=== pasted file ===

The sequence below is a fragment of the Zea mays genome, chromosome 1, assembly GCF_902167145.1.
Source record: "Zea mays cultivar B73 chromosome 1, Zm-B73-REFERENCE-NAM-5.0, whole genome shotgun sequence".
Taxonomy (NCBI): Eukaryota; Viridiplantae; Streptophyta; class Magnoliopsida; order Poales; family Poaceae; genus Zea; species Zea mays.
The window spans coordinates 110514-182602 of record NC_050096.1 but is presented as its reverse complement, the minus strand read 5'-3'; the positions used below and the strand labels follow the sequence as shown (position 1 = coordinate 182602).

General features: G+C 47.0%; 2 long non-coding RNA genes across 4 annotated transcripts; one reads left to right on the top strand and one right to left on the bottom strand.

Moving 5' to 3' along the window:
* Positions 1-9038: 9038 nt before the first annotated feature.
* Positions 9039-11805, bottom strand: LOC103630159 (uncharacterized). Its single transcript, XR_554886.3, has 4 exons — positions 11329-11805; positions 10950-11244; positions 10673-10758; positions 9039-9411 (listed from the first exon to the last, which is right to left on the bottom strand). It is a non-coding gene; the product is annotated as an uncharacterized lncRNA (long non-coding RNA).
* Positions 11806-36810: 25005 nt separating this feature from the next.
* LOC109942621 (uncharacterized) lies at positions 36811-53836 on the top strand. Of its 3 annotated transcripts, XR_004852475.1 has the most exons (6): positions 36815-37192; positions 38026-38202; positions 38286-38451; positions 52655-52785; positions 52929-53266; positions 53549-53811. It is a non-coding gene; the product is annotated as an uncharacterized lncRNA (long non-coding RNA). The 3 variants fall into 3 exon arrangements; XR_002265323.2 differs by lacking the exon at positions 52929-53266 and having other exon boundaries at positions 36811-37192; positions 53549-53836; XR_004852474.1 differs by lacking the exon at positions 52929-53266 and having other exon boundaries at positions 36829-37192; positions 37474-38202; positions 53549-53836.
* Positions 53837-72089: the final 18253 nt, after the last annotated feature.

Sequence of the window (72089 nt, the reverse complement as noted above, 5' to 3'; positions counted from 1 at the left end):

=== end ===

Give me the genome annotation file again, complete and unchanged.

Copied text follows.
The sequence below is a fragment of the Zea mays genome, chromosome 1, assembly GCF_902167145.1.
Source record: "Zea mays cultivar B73 chromosome 1, Zm-B73-REFERENCE-NAM-5.0, whole genome shotgun sequence".
Taxonomy (NCBI): Eukaryota; Viridiplantae; Streptophyta; class Magnoliopsida; order Poales; family Poaceae; genus Zea; species Zea mays.
The window spans coordinates 110514-182602 of record NC_050096.1 but is presented as its reverse complement, the minus strand read 5'-3'; the positions used below and the strand labels follow the sequence as shown (position 1 = coordinate 182602).

General features: G+C 47.0%; 2 long non-coding RNA genes across 4 annotated transcripts; one reads left to right on the top strand and one right to left on the bottom strand.

Moving 5' to 3' along the window:
* Positions 1-9038: 9038 nt before the first annotated feature.
* Positions 9039-11805, bottom strand: LOC103630159 (uncharacterized). Its single transcript, XR_554886.3, has 4 exons — positions 11329-11805; positions 10950-11244; positions 10673-10758; positions 9039-9411 (listed from the first exon to the last, which is right to left on the bottom strand). It is a non-coding gene; the product is annotated as an uncharacterized lncRNA (long non-coding RNA).
* Positions 11806-36810: 25005 nt separating this feature from the next.
* LOC109942621 (uncharacterized) lies at positions 36811-53836 on the top strand. Of its 3 annotated transcripts, XR_004852475.1 has the most exons (6): positions 36815-37192; positions 38026-38202; positions 38286-38451; positions 52655-52785; positions 52929-53266; positions 53549-53811. It is a non-coding gene; the product is annotated as an uncharacterized lncRNA (long non-coding RNA). The 3 variants fall into 3 exon arrangements; XR_002265323.2 differs by lacking the exon at positions 52929-53266 and having other exon boundaries at positions 36811-37192; positions 53549-53836; XR_004852474.1 differs by lacking the exon at positions 52929-53266 and having other exon boundaries at positions 36829-37192; positions 37474-38202; positions 53549-53836.
* Positions 53837-72089: the final 18253 nt, after the last annotated feature.

Sequence of the window (72089 nt, the reverse complement as noted above, 5' to 3'; positions counted from 1 at the left end):